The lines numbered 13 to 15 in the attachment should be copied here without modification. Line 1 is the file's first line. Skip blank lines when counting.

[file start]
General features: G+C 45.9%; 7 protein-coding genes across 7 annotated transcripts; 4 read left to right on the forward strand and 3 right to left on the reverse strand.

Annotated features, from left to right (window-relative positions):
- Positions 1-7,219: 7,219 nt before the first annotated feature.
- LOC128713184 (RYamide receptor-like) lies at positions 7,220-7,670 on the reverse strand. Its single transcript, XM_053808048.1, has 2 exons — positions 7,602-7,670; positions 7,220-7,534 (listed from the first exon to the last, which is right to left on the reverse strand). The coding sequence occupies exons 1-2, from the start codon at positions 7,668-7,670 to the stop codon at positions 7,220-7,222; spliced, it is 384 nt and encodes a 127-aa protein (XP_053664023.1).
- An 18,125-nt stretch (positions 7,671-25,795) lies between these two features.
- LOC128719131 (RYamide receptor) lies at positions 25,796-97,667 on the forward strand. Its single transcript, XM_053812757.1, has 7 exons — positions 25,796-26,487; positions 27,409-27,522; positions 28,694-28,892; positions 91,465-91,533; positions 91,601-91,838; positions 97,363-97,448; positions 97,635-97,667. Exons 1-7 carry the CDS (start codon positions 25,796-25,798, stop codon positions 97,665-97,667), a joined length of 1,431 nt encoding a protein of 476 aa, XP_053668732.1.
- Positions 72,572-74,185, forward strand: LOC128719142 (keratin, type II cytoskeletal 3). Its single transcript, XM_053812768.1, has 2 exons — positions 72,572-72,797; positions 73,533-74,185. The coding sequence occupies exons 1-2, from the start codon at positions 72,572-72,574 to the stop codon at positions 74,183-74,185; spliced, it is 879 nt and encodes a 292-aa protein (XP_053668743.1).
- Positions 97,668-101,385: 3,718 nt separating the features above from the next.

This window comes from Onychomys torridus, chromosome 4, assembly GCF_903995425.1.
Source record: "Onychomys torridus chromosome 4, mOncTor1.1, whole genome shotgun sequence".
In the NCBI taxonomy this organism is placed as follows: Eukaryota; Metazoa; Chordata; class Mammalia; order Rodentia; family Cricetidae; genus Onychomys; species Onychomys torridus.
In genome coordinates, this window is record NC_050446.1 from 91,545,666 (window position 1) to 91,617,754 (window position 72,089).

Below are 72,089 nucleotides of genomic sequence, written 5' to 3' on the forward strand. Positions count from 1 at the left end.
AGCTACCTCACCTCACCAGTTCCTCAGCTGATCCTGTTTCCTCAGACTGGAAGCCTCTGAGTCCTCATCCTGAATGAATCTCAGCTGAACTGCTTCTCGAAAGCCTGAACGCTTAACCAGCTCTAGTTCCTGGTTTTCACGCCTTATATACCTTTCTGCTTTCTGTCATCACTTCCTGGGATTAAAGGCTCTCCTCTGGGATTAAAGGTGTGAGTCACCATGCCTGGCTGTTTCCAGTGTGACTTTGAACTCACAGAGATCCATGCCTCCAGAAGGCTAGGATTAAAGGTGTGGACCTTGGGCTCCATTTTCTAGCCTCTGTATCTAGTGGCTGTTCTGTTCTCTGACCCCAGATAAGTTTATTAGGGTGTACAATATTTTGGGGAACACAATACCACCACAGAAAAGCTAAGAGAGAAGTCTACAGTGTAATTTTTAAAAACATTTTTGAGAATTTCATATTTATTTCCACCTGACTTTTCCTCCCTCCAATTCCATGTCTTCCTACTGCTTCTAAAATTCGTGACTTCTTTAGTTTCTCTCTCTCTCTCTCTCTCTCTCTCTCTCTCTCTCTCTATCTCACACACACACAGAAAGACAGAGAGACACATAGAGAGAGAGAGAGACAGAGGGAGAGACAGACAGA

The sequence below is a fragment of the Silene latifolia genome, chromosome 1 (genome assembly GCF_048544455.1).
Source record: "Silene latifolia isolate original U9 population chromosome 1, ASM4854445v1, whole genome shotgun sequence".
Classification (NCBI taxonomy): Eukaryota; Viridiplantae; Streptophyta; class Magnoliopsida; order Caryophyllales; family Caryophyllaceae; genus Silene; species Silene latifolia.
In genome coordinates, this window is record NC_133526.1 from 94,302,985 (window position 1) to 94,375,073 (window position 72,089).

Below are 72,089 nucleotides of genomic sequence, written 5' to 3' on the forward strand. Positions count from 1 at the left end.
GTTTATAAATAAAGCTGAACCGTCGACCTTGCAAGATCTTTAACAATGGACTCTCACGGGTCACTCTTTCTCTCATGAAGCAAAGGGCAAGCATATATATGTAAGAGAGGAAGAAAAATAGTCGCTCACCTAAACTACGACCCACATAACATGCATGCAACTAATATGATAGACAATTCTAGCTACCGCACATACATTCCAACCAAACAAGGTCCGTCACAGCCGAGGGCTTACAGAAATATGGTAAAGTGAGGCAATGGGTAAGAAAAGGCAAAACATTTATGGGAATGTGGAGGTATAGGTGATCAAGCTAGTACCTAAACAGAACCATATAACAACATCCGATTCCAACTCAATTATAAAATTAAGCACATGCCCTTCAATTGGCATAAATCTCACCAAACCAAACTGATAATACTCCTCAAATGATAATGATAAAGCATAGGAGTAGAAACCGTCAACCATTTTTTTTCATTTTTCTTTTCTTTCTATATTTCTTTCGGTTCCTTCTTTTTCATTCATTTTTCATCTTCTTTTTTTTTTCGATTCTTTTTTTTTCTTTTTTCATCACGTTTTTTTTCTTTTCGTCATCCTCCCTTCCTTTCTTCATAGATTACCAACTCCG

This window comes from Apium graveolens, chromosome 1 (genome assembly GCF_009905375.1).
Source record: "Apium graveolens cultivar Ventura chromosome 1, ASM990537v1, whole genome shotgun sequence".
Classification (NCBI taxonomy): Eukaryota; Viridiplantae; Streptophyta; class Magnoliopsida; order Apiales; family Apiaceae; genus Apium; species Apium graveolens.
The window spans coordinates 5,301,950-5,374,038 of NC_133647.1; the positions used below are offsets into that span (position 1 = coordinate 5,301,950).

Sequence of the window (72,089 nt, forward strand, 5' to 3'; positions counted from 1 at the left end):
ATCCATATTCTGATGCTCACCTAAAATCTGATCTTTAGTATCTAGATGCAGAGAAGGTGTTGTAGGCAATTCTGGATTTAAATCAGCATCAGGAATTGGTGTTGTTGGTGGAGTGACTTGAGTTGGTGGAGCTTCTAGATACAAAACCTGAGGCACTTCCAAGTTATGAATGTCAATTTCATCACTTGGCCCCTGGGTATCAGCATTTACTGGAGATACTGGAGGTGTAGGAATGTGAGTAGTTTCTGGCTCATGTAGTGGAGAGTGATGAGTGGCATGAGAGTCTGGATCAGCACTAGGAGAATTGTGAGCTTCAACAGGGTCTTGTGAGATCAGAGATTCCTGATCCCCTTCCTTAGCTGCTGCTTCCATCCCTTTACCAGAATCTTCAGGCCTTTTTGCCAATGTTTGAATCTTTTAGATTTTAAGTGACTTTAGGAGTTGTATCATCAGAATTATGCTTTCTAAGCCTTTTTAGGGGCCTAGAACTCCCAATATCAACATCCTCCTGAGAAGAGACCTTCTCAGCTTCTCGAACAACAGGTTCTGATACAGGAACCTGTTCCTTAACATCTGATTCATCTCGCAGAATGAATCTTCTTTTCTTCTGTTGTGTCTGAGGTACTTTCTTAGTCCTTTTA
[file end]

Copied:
Below are 72,089 nucleotides of genomic sequence, written 5' to 3' on the forward strand. Positions count from 1 at the left end.
AGCTACCTCACCTCACCAGTTCCTCAGCTGATCCTGTTTCCTCAGACTGGAAGCCTCTGAGTCCTCATCCTGAATGAATCTCAGCTGAACTGCTTCTCGAAAGCCTGAACGCTTAACCAGCTCTAGTTCCTGGTTTTCACGCCTTATATACCTTTCTGCTTTCTGTCATCACTTCCTGGGATTAAAGGCTCTCCTCTGGGATTAAAGGTGTGAGTCACCATGCCTGGCTGTTTCCAGTGTGACTTTGAACTCACAGAGATCCATGCCTCCAGAAGGCTAGGATTAAAGGTGTGGACCTTGGGCTCCATTTTCTAGCCTCTGTATCTAGTGGCTGTTCTGTTCTCTGACCCCAGATAAGTTTATTAGGGTGTACAATATTTTGGGGAACACAATACCACCACAGAAAAGCTAAGAGAGAAGTCTACAGTGTAATTTTTAAAAACATTTTTGAGAATTTCATATTTATTTCCACCTGACTTTTCCTCCCTCCAATTCCATGTCTTCCTACTGCTTCTAAAATTCGTGACTTCTTTAGTTTCTCTCTCTCTCTCTCTCTCTCTCTCTCTCTCTCTCTCTATCTCACACACACACAGAAAGACAGAGAGACACATAGAGAGAGAGAGAGACAGAGGGAGAGACAGACAGA

The sequence below is a fragment of the Silene latifolia genome, chromosome 1 (genome assembly GCF_048544455.1).